Archive for June 2020

In this episode I make a non exhaustive list of machine learning tools and frameworks, written in Rust. Not all of them are mature enough for production environments. I believe that community effort can change this very quickly.

To make a comparison with the Python ecosystem I will cover frameworks for linear algebra (numpy), dataframes (pandas), off-the-shelf machine learning (scikit-learn), deep learning (tensorflow) and reinforcement learning (openAI).

Rust is the language of the future.
Happy coding!
 

Reference

  1. BLAS linear algebra https://en.wikipedia.org/wiki/Basic_Linear_Algebra_Subprograms
  2. Rust dataframe https://github.com/nevi-me/rust-dataframe
  3. Rustlearn https://github.com/maciejkula/rustlearn
  4. Rusty machine https://github.com/AtheMathmo/rusty-machine
  5. Tensorflow bindings https://lib.rs/crates/tensorflow
  6. Juice (machine learning for hackers) https://lib.rs/crates/juice
  7. Rust reinforcement learning https://lib.rs/crates/rsrl

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In the 3rd episode of Rust and machine learning I speak with Alec Mocatta.
Alec is a +20 year experience professional programmer who has been spending time at the interception of distributed systems and data analytics. He's the founder of two startups in the distributed system space and author of Amadeus, an open-source framework that encourages you to write clean and reusable code that works, regardless of data scale, locally or distributed across a cluster.

Only for June 24th, LDN *Virtual* Talks June 2020 with Bippit (Alec speaking about Amadeus)

 

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In the second episode of Rust and Machine learning I am speaking with Luca Palmieri, who has been spending a large part of his career at the interception of machine learning and data engineering.
In addition, Luca contributed to several projects closer to the machine learning community using the Rust programming language. Linfa is an ambitious project that definitely deserves the attention of the data science community (and it's written in Rust, with Python bindings! How cool??!).

 

References

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This is the first episode of a series about the Rust programming language and the role it can play in the machine learning field.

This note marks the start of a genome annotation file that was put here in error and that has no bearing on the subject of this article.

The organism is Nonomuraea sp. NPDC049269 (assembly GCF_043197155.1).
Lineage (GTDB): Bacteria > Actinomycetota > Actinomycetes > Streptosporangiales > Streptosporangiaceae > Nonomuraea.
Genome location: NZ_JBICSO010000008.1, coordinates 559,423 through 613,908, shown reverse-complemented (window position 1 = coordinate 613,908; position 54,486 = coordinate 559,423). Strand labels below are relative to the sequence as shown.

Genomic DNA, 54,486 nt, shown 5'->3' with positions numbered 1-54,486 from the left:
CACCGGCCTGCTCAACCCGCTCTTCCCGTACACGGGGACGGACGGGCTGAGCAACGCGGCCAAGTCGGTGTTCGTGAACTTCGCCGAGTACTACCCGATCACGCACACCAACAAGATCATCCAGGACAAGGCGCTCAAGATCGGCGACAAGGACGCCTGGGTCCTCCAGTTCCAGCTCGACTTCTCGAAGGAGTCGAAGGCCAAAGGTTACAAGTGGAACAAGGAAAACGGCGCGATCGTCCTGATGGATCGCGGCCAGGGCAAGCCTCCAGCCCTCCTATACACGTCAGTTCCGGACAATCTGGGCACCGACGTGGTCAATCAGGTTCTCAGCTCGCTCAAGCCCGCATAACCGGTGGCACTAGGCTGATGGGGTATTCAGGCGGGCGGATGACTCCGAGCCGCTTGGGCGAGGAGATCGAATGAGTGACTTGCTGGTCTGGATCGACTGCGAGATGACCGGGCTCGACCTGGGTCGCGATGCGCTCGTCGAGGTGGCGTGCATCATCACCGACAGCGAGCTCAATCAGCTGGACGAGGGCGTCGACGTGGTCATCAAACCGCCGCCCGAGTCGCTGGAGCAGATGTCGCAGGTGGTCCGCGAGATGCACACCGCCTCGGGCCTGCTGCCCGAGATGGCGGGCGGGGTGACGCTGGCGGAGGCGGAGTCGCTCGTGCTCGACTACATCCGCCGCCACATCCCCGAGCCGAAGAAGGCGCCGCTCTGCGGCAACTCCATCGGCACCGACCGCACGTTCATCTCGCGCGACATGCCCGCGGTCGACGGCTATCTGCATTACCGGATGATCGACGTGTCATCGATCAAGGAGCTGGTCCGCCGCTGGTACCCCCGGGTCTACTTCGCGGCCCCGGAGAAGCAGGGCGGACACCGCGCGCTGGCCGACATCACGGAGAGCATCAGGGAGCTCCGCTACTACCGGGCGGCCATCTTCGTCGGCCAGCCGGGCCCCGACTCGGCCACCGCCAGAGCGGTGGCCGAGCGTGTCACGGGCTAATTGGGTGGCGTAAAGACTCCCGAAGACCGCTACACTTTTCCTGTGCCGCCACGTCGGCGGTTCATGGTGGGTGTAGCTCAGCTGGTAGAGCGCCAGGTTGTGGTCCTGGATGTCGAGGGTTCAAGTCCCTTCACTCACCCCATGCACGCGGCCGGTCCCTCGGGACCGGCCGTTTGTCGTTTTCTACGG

Rust is one of the most beautiful languages I have ever studied so far. I personally come from the C programming language, though for professional activities in machine learning I had to switch to the loved and hated Python language.

This episode is clearly not providing you with an exhaustive list of the benefits of Rust, nor its capabilities. For this you can check the references and start getting familiar with what I think it's going to be the language of the next 20 years.

 

Sponsored

This episode is supported by Pryml Technologies. Pryml offers secure and cost effective data privacy solutions for your organisation. It generates a synthetic alternative without disclosing you confidential data.

 

References

 

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In this episode I have a chat with Sandeep Pandya, CEO at Everguard.ai a company that uses sensor fusion, computer vision and more to provide safer working environments to workers in heavy industry.
Sandeep is a senior executive who can hide the complexity of the topic with great talent.

 

This episode is supported by Pryml.io
Pryml is an enterprise-scale platform to synthesise data and deploy applications built on that data back to a production environment.
Test ideas. Launch new products. Fast. Secure.

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As a continuation of the previous episode in this one I cover the topic about compressing deep learning models and explain another simple yet fantastic approach that can lead to much smaller models that still perform as good as the original one.

Don't forget to join our Slack channel and discuss previous episodes or propose new ones.

This episode is supported by Pryml.io
Pryml is an enterprise-scale platform to synthesise data and deploy applications built on that data back to a production environment.

 

References

Comparing Rewinding and Fine-tuning in Neural Network Pruning
https://arxiv.org/abs/2003.02389

 

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